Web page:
My Englsih HS teacher never taught us English punctuation, he just said it was so weird and there weren’t any real rules to follow. Which is why my commas in English are a mess as well but hey, at least I don’t get confused with upper and lower case spelling.

          • Something tells me your HS English teacher may not have bothered to learn the punctuation rules, hence thinking there were none.

          • Wilhelmina Upton

            He didn’t say there were none, just that they were not as clearly defined as say in German. It was a basic English course. (Not that knowing there are rules helps me anyway, re German grammar)

    • It’s okay…I’m a native American English speaker and I start speaking with a bit of a British accent when I watch a lot of BBC shows too.

      And, apparently, when I’m drunk in Brighton and I’m on day 5 of my England trip. I’ve decided I’m suggestive. I start speaking English with a touch of a Turkish/Armenian accent when I’m around my brother and father for a while too.

      • Wilhelmina Upton

        I tend to forget my own German accent when I’m around other Germans with other accents. It’s weird.

        While I was in London this year, I loved using the word blimey. I’m in a completely different mindset depending on where I’m travelling and what öanguage is spoken, it’s funny and amuses me greatly at times.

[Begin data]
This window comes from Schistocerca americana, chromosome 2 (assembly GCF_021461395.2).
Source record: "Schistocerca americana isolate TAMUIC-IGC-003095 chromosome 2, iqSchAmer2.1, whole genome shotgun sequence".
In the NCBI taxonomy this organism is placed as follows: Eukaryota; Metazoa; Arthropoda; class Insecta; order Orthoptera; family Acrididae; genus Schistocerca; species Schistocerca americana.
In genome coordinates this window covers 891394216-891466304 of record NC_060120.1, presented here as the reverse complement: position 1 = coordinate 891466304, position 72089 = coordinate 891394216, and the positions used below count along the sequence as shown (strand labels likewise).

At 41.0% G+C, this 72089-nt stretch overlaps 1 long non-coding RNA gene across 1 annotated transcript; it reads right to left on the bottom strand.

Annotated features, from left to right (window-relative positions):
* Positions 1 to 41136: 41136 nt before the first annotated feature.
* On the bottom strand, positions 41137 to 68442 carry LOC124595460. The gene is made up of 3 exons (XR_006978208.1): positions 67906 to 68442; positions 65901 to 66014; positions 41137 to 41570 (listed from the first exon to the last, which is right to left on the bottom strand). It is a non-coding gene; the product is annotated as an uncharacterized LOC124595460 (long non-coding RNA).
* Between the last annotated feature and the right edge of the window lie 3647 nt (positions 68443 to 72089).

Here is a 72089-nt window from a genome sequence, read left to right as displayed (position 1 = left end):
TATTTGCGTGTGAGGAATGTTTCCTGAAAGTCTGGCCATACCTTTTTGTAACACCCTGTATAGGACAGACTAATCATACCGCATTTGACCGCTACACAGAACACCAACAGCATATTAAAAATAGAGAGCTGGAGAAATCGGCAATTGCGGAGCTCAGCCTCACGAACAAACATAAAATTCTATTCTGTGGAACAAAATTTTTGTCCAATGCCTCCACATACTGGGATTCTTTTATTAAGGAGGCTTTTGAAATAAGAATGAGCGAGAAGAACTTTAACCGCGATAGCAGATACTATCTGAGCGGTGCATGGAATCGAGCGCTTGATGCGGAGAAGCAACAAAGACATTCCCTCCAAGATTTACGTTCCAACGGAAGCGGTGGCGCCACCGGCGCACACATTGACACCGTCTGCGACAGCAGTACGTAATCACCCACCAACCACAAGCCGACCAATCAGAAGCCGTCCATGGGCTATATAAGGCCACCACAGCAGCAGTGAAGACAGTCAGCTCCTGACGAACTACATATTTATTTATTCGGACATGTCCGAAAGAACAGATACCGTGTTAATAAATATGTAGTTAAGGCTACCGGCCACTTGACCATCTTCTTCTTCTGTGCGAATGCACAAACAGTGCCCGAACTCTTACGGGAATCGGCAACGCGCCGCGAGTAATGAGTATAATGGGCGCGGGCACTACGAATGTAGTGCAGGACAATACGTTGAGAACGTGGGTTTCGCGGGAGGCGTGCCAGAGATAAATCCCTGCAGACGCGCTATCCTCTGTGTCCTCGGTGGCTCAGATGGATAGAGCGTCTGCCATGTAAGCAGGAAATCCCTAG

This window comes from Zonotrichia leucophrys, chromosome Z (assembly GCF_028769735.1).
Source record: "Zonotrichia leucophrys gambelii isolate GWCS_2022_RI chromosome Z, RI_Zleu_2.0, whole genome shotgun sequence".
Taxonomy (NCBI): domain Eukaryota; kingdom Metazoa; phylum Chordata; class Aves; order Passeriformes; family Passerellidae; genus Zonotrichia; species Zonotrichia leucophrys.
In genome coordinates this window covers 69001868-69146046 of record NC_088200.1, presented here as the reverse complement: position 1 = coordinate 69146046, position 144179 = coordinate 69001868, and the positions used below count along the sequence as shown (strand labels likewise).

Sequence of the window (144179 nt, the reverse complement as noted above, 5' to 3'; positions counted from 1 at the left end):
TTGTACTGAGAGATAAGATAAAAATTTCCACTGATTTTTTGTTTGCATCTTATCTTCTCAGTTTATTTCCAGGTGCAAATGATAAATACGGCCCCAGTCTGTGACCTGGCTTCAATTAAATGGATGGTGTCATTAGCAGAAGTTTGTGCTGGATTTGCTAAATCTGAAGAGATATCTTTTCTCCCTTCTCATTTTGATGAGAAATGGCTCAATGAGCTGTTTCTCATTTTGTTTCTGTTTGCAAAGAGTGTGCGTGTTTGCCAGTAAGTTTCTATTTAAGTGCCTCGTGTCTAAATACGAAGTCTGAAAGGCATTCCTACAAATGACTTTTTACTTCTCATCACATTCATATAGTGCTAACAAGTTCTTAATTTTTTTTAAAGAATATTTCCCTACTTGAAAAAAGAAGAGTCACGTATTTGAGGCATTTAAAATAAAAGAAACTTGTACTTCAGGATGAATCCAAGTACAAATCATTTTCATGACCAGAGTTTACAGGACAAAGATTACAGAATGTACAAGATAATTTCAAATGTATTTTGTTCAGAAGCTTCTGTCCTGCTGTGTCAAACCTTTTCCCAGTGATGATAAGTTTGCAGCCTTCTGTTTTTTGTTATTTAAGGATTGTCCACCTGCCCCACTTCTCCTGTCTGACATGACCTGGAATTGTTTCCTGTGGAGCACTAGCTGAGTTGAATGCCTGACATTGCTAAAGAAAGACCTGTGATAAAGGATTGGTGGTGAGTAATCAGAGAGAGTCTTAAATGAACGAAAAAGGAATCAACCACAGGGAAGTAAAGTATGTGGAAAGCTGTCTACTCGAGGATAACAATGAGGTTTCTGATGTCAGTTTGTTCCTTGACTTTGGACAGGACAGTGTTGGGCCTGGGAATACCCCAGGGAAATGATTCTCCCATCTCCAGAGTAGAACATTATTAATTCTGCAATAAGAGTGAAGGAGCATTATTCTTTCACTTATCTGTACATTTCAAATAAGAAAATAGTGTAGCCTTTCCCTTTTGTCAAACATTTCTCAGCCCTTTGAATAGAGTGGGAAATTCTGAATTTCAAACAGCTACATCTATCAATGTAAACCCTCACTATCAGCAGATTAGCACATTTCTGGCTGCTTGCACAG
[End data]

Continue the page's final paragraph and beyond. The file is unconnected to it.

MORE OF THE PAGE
2. This was amusing to read. As a Brit, I cannot stand the word ‘ass’, and da fuck you playing at with the cheque business, and what are you doing with the word tyre. Lets not complicate matters, tire is it’s own special word, as in to tire out.

  3. I had always thought I could totally pass a British spelling test, but apparently I would fail on the word “tyre.” I had no idea they spelled it that way. That’s super weird.

    I’d be willing to compromise on most of these (although in a lot of the cases you mentioned, I actually prefer the British way…not tyre or whisky though. Tire should have an i, and whiskey should have an e), but the ass/arse and mommy/mummy one seems backward to me. I hate arse. Probably because I know more Americans who try to say it and sound stupid than I do British people. It’s also the #1 preferred word for butt in porn stories, and it always sounds just wrong and throws the whole thing out of whack. They use arse in the middle of totally American spelling, colloquialisms, and slang, and for some reason EVERYONE DOES IT. I think a memo must have gone out to all the internet porn-writers. And it throws a girl off, you know?

    And mummy is way cuter than mommy and therefore better despite the confusion with ancient linen-wrapped dead people, and I will stand by its superiority till the day I die.

    • Coming from someone speaking in UK English, mummy is fine. Coming from someone speaking US English, mummy sound pretentious. I won’t say it, especially around my family, as they already make fun of me for using words much larger than those they’re used to. I’ll give you arse being awkward in pornography though. Perhaps we can keep it as ass when people take their clothes off in front of a camera?

      • Or on paper. The biggest offender is erotica. And yes, that’s a fair arrangement.

        I can’t bring myself to say mummy either. Although I can say “mum” to people if it’s not MY mom, who’s just “Mom” to me. But I can be like “is that your mum?” and I already have a west coast accent in the south and I say certain words like a New Yorker (ya want some coawfee?) so people just think I’m weird anyway, and no one even blinks.